Its because the people who are sooo offended and doing the yelling, cursing, and tantrum-throwing have guilty consciences.

Here’s a further explanation:

Naturally, we know that people who’ve bullied and abused you in the past, are going to come out in droves and attack you. That’s a given. And you don’t have to call these people out by their names to trigger them and put them on the defense. Why? Because to hear, read about, or even know that you’re speaking out on the subject itself makes them very afraid- panicky even.

But, more than anything, it eats at their conscience!

Again, realize that you don’t have to necessarily expose them. All you’ve got to do is prick at their sense of guilt and they go nuts.

The latter is why you may also trigger people who may not know you nor have anything to do with what was done to you- you delivered a huge blow to their conscience! Even worse, you made them feel dirty! And that alone drives people utterly insane!

Though they may not necessarily have bullied and abused you, they did someone else. And hearing you talk about your experiences, or talk about bullying and abuse in general, made you a huge reminder to those people. You caused them to either think of the abuse they’re dishing out to someone else or have inflicted in the past. Ouch!

It’s subconscious. They don’t know it, and probably couldn’t explain it. All those people know is that your story, or the subject you speak of is rubbing them the wrong way and causing them a lot of anxiety.

This is the reason they freak out and flip their wigs.

It’s happened to me. I’ve seen it up close. And believe you me, these folks become downright scary! Because when they lose it, their eyes seem to jump out at you and they snarl when they yell at you. I mean, they really come unglued!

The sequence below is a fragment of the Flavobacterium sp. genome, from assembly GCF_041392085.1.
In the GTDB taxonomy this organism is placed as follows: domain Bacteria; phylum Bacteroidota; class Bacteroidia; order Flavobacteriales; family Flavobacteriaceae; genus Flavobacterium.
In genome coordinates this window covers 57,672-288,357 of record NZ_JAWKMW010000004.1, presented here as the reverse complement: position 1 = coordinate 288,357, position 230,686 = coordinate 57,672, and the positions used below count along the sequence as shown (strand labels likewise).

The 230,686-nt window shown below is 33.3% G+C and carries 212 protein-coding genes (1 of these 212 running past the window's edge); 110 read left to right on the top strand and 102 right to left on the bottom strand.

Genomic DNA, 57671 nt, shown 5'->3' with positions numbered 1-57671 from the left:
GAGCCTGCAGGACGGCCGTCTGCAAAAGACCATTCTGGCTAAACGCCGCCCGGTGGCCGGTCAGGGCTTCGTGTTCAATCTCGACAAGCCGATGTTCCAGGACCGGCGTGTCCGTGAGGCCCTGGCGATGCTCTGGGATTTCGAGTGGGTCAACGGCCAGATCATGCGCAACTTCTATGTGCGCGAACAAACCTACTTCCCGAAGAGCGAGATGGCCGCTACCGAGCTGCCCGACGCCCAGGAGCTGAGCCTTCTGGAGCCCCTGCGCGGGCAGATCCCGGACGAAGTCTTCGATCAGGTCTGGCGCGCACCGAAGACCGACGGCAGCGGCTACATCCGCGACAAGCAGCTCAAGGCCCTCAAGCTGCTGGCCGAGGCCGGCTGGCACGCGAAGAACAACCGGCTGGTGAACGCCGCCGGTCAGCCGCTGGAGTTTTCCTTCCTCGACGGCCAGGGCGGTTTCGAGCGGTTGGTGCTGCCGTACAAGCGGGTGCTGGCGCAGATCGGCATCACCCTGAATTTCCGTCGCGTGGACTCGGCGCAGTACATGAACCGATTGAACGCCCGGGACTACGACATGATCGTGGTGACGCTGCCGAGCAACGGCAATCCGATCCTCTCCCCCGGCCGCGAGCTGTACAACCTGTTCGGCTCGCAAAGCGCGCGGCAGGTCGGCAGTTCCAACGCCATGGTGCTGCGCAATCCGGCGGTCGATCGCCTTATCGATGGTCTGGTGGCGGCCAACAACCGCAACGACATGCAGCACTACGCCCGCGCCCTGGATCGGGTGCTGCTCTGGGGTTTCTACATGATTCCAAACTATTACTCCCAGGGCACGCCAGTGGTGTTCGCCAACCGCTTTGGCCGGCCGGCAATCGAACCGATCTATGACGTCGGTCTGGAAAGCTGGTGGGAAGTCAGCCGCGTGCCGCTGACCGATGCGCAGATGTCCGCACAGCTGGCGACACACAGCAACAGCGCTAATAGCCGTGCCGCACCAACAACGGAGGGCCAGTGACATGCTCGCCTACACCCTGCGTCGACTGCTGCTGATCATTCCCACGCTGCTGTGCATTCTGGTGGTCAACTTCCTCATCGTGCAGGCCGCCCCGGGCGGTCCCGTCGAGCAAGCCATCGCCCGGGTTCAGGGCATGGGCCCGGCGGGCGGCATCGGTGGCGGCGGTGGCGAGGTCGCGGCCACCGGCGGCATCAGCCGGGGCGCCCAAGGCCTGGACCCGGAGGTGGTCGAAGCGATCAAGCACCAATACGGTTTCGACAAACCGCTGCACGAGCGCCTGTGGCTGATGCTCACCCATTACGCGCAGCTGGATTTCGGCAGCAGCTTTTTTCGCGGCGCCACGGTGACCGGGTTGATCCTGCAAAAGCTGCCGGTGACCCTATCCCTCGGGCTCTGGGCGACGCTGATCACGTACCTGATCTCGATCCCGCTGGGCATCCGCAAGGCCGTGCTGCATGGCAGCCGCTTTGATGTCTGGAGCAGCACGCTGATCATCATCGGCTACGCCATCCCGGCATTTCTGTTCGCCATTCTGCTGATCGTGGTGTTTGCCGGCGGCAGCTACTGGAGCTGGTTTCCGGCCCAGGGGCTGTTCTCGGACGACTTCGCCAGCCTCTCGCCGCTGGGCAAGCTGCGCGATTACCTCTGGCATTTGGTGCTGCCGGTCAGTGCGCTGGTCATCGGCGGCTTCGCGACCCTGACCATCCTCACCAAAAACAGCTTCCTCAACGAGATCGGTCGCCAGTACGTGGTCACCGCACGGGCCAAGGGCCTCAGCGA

But understand that they are only revealing themselves. They’re ripping their own masks off and don’t realize they’re doing it. Why would someone get so defensive, so irate and have a complete meltdown if you weren’t stepping on a few toes- if the people around you didn’t feel that somehow, some way, you weren’t talking directly to them, or about them?

Really think about it. Pastors of churches have this happen all the time. During Sunday service, they’ll preach on a certain subject, then a few church members get angry over it and give him the what-for after the service is over.

My point is that if they knew they weren’t guilty of anything, they’d automatically know that the conversation had nothing to do with them. So, why would they care?

Remember that the people who are most offended by this and react irately are the guilty ones and you can bet that they have, at some time, bullied you or another innocent person. Anger can be revealing.

With knowledge comes empowerment!